I did not test NUMA though, but NTA performance on the usual CPU (it is
2.5 years old already :) was noticebly good.
Evgeniy Polyakov Feb. 4, 2009, 8:12 a.m. UTC | #49
On Wed, Feb 04, 2009 at 07:19:47AM +0100, Willy Tarreau (w@1wt.eu) wrote:
> Yes myri10ge for the optimal 4080, but with e1000 too (though I don't
> remember the exact optimal value, I think it was slightly lower).

Very likely it is related to the allocator - the same allocation
overhead to get a page, but 2.5 times bigger frame.

> For the myri10ge, could this be caused by the cache footprint then ?
> I can also retry with various values between 4 and 9k, including
> values close to 8k. Maybe the fact that 4k is better than 9 is
> because we get better filling of all pages ?
> 
> I also remember having used a 7 kB MTU on e1000 and dl2k in the past.
> BTW, 7k MTU on my NFS server which uses e1000 definitely stopped the
> allocation failures which were polluting the logs, so it's been running
> with that setting for years now.

Recent e1000 (e1000e) uses fragments, so it does not suffer from the
high-order allocation failures.
Willy Tarreau Feb. 4, 2009, 8:54 a.m. UTC | #50
On Wed, Feb 04, 2009 at 11:12:01AM +0300, Evgeniy Polyakov wrote:
> On Wed, Feb 04, 2009 at 07:19:47AM +0100, Willy Tarreau (w@1wt.eu) wrote:
> > Yes myri10ge for the optimal 4080, but with e1000 too (though I don't
> > remember the exact optimal value, I think it was slightly lower).
> 
> Very likely it is related to the allocator - the same allocation
> overhead to get a page, but 2.5 times bigger frame.
> 
> > For the myri10ge, could this be caused by the cache footprint then ?
> > I can also retry with various values between 4 and 9k, including
> > values close to 8k. Maybe the fact that 4k is better than 9 is
> > because we get better filling of all pages ?
> > 
> > I also remember having used a 7 kB MTU on e1000 and dl2k in the past.
> > BTW, 7k MTU on my NFS server which uses e1000 definitely stopped the
> > allocation failures which were polluting the logs, so it's been running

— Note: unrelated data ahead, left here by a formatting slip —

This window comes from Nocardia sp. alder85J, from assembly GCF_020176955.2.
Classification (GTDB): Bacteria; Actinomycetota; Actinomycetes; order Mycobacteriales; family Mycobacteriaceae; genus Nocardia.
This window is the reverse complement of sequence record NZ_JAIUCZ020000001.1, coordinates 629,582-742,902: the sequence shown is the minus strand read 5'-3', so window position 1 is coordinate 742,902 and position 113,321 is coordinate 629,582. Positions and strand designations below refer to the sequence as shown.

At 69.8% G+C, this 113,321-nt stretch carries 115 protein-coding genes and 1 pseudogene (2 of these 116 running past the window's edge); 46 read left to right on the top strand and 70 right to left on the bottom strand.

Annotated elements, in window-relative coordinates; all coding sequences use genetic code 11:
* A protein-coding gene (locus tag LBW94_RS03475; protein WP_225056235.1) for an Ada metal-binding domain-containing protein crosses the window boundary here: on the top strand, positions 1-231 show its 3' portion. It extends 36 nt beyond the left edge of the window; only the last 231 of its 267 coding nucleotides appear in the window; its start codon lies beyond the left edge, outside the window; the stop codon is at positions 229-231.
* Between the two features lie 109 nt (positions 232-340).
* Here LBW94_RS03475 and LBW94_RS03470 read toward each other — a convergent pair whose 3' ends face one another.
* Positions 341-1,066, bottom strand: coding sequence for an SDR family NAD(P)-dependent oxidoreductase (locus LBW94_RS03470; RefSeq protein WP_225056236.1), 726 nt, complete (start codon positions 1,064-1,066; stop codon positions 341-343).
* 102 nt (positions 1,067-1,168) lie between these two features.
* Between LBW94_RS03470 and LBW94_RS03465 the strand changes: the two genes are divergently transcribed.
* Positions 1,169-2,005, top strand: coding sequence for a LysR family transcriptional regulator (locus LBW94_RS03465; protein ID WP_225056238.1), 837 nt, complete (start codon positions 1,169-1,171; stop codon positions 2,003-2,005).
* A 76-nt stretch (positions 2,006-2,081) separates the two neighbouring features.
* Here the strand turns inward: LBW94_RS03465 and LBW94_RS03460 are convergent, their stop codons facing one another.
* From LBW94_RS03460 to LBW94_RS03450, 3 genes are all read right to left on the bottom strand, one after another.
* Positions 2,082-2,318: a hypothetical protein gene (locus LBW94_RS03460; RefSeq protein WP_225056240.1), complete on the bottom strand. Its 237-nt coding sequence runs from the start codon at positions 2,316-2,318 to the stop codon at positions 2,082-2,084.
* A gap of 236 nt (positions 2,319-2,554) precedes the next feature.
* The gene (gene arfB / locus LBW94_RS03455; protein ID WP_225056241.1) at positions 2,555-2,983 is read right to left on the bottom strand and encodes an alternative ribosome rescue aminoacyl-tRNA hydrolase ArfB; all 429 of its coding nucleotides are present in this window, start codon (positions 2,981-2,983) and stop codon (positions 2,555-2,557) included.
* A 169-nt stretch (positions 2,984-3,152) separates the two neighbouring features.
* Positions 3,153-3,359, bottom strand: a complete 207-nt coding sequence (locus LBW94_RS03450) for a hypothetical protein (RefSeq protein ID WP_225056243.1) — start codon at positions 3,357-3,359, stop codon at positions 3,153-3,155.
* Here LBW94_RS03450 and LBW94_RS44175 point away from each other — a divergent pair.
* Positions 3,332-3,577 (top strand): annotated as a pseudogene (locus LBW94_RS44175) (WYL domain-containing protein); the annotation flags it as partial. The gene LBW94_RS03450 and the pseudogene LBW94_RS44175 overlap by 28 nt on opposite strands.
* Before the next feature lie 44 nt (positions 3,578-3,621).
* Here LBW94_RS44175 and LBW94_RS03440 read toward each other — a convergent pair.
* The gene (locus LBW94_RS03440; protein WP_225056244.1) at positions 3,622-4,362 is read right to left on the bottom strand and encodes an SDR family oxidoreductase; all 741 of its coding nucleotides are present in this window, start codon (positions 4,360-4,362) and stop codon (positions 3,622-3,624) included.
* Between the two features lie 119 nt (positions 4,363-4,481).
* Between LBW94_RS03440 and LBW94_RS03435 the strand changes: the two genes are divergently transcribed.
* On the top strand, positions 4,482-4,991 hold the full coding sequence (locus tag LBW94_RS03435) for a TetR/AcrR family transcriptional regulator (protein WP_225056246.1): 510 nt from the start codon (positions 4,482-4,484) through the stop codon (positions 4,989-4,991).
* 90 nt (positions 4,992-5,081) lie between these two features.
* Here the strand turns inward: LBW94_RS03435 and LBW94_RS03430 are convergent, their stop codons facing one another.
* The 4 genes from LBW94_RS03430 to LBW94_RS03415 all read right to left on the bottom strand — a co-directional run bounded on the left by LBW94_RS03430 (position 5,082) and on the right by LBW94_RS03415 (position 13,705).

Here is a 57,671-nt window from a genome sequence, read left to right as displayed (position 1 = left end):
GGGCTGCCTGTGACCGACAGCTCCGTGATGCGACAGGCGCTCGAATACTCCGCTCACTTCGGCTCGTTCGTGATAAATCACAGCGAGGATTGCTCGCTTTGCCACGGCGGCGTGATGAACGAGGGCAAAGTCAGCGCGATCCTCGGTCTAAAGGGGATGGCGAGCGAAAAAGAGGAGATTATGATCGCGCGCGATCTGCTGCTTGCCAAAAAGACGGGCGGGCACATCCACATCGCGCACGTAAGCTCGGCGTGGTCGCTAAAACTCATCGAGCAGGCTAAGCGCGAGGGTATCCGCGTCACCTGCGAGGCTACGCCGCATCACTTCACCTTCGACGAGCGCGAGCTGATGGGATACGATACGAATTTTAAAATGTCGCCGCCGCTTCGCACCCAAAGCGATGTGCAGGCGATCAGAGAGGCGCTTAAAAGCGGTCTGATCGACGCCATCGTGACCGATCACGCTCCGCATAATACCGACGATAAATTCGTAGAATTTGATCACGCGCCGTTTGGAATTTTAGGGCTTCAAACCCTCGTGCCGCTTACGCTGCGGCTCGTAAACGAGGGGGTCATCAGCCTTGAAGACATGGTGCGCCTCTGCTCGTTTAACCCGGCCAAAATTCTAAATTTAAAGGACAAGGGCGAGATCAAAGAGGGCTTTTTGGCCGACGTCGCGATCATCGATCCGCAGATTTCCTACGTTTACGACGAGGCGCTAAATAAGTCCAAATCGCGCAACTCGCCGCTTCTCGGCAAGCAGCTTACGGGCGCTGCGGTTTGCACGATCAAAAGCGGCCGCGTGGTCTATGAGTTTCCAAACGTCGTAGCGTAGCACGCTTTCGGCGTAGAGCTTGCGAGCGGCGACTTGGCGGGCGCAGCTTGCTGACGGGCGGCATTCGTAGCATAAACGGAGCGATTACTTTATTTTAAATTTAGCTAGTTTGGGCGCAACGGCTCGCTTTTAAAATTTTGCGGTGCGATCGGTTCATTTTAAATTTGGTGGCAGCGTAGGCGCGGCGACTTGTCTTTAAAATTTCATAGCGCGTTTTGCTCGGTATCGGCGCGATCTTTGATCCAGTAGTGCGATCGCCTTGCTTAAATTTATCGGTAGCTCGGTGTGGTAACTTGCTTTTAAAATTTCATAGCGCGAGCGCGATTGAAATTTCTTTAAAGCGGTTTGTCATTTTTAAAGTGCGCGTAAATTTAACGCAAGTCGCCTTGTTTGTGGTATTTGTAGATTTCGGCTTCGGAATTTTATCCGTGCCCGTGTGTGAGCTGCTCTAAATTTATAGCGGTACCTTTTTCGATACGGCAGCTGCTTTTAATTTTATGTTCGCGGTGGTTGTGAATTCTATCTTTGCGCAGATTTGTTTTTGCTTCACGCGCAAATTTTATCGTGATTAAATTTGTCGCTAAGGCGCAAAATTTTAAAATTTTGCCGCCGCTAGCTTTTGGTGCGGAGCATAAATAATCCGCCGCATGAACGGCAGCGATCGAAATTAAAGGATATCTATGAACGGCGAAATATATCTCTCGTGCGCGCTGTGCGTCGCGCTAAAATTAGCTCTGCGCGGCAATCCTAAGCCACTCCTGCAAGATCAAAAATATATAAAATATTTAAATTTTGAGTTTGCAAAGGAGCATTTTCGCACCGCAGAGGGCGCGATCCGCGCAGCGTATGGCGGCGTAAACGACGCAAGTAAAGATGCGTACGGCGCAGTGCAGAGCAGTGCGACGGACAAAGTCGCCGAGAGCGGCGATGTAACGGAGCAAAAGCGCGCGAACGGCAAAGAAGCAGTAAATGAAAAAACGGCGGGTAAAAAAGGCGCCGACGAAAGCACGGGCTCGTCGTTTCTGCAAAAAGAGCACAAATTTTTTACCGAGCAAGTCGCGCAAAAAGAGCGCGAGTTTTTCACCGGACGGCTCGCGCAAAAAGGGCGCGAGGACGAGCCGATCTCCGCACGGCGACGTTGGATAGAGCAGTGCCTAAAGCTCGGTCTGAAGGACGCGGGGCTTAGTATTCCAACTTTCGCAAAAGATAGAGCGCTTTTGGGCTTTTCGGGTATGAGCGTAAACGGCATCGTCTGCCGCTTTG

> > with that setting for years now.
> 
> Recent e1000 (e1000e) uses fragments, so it does not suffer from the
> high-order allocation failures.

My server is running 2.4 :-), but I observed the same issues with older
2.6 as well. I can certainly imagine that things have changed a lot since,
but the initial point remains : jumbo frames are expensive to deal with,
and with recent NICs and drivers, we might get close performance for
little additional cost. After all, initial justification for jumbo frames
was the devastating interrupt rate and all NICs coalesce interrupts now.

So if we can optimize all the infrastructure for extremely fast
processing of standard frames (1500) and still support jumbo frames
in a suboptimal mode, I think it could be a very good trade-off.

Regards,
willy

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Herbert Xu Feb. 4, 2009, 8:59 a.m. UTC | #51
On Wed, Feb 04, 2009 at 09:54:32AM +0100, Willy Tarreau wrote:
>
> My server is running 2.4 :-), but I observed the same issues with older
> 2.6 as well. I can certainly imagine that things have changed a lot since,
> but the initial point remains : jumbo frames are expensive to deal with,
> and with recent NICs and drivers, we might get close performance for
> little additional cost. After all, initial justification for jumbo frames
> was the devastating interrupt rate and all NICs coalesce interrupts now.

This is total crap! Jumbo frames are way better than any of the
hacks (such as GSO) that people have come up with to get around it.